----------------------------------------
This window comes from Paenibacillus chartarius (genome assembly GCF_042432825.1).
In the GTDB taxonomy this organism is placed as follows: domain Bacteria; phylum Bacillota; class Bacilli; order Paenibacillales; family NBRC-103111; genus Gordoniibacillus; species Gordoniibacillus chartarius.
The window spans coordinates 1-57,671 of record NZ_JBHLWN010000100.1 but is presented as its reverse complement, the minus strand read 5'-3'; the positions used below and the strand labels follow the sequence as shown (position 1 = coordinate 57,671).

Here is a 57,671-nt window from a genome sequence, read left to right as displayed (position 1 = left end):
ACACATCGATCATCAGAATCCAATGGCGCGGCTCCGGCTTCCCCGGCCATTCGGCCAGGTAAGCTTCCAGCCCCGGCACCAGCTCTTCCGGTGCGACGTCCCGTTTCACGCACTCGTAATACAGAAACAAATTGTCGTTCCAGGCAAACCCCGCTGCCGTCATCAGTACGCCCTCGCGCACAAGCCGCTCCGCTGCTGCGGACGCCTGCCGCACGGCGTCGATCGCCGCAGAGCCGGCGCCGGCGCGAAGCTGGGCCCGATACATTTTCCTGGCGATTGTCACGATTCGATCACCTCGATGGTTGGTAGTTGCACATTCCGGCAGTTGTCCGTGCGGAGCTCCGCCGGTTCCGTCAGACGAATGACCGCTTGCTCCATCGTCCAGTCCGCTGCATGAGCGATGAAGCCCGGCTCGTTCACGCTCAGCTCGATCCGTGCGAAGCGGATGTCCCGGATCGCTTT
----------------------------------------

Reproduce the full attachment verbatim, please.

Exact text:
This window comes from Paenibacillus chartarius (genome assembly GCF_042432825.1).
In the GTDB taxonomy this organism is placed as follows: domain Bacteria; phylum Bacillota; class Bacilli; order Paenibacillales; family NBRC-103111; genus Gordoniibacillus; species Gordoniibacillus chartarius.
The window spans coordinates 1-57,671 of record NZ_JBHLWN010000100.1 but is presented as its reverse complement, the minus strand read 5'-3'; the positions used below and the strand labels follow the sequence as shown (position 1 = coordinate 57,671).

Here is a 57,671-nt window from a genome sequence, read left to right as displayed (position 1 = left end):
ACACATCGATCATCAGAATCCAATGGCGCGGCTCCGGCTTCCCCGGCCATTCGGCCAGGTAAGCTTCCAGCCCCGGCACCAGCTCTTCCGGTGCGACGTCCCGTTTCACGCACTCGTAATACAGAAACAAATTGTCGTTCCAGGCAAACCCCGCTGCCGTCATCAGTACGCCCTCGCGCACAAGCCGCTCCGCTGCTGCGGACGCCTGCCGCACGGCGTCGATCGCCGCAGAGCCGGCGCCGGCGCGAAGCTGGGCCCGATACATTTTCCTGGCGATTGTCACGATTCGATCACCTCGATGGTTGGTAGTTGCACATTCCGGCAGTTGTCCGTGCGGAGCTCCGCCGGTTCCGTCAGACGAATGACCGCTTGCTCCATCGTCCAGTCCGCTGCATGAGCGATGAAGCCCGGCTCGTTCACGCTCAGCTCGATCCGTGCGAAGCGGATGTCCCGGATCGCTTT